Since 1776, there have been 27 different versions of the American flag. The flag changed over time with the addition of stars for each new state that became part of the country it is today.
The current version was designed in 1958 by Bob Heft, a high school student, shortly after Alaska gained statehood. The then-17-year-old from Ohio took apart his family's 48-star flag and added two more in a symmetrical pattern for a class project, explaining to his teacher that he believed Hawaii would soon gain statehood status as well.
He sent the flag to his congressman, who, in turn, presented it to then-President Dwight D. Eisenhower. Eisenhower selected Heft's design for the 50-star flag after Hawaii became a state, and on July 4, 1960, Eisenhower and Heft raised the new flag together for the first time.
The best part of the story? Initially unimpressed with his project, Heft's teacher had given him a B–. The teacher later changed his grade to an A.
Read more about it from the National Flag Foundation or watch this video for a quick history lesson:
Below are five more USA-themed things to teach your kids this week.
1. A silly joke.
This funny joke may put you into a state of laughter:
What is a dog's favorite state? New Yorkie!
2. A new vocabulary word.
Often used to describe buildings, stately is an adjective that means having an impressive or grand appearance.
The Governor's Residence at Boettcher Mansion is a prime example of a stately building. Its decorative columns, ornate sculptures, and gold-accented finishes are just a few touches that add to the building's stately appearance.
Want to visit Boettcher Mansion? Tours are free! Register for a tour of Boettcher Mansion at governor-residence.colorado.gov/public-tours.
3. A word puzzle.
To solve a rebus, consider not just the words but the placement, size, color, and quantity of everything within the box (and sometimes just outside the box!) when trying to decipher the puzzle.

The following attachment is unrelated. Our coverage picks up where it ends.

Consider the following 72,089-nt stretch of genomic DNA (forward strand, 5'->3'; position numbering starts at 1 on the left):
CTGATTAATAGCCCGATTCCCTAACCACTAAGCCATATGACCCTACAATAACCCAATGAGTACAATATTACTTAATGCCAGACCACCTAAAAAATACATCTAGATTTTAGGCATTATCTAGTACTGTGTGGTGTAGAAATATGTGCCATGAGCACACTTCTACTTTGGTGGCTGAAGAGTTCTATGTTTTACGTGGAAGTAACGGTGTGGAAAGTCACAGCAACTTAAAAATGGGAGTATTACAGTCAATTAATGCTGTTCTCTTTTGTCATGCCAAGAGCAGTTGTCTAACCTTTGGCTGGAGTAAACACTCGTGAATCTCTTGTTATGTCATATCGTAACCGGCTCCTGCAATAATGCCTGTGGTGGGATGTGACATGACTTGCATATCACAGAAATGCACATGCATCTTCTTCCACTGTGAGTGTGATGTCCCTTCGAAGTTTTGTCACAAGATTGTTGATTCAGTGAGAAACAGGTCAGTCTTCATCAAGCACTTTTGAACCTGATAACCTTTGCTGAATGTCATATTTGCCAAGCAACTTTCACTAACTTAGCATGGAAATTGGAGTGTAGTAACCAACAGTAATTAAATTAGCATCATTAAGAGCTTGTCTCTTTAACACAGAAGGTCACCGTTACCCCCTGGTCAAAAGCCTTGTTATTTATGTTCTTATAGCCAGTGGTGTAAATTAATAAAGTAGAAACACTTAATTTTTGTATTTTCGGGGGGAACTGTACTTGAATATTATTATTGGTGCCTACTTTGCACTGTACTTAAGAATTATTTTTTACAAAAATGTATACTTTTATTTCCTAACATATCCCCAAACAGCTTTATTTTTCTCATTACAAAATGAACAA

4. A fun fact.
At 14,440 feet, Mount Elbert is the tallest mountain peak in Colorado. Only two other states have peaks higher than that. Alaska hosts Denali, a ginormous mountain that reaches 20,310 feet, and California is home to Mount Whitney, which rises 14,505 feet into the sky.
How about the lowest points in the United States? California sets the record for the lowest elevation with a whopping -282 feet below sea level at the Badwater Basin in Death Valley.
The lowest point in Colorado, the Arikaree River near the Kansas border, has an elevation of 3,317 feet. That low point is still higher than the tallest point in 18 other states.
The states that are lower in elevation than the entirety of Colorado include Alabama, Arkansas, Connecticut, Delaware, Florida, Illinois, Indiana, Iowa, Louisiana, Michigan, Minnesota, Mississippi, Missouri, New Jersey, Ohio, Pennsylvania, Rhode Island, and Wisconsin.
Want to learn more about the highest and lowest points in all fifty states and additional US territories? Check out Wikipedia's Elevation Table.
5. Teach a personal discovery.
Did you know there are 15 states within a 10-hour drive of the Denver Tech Center? It's road trip time!
How many states have you visited? Use this fun Interactive Visited States Map to create a visual representation of places that you've visited. You make one for international destinations as well!
"The only limit to the height of your achievements is the reach of your dreams and your willingness to work hard for them." –Michelle Obama
Did you learn something new? Now's the time to pass that knowledge on! Be sure to come back next week for another five FUN things to teach your kids.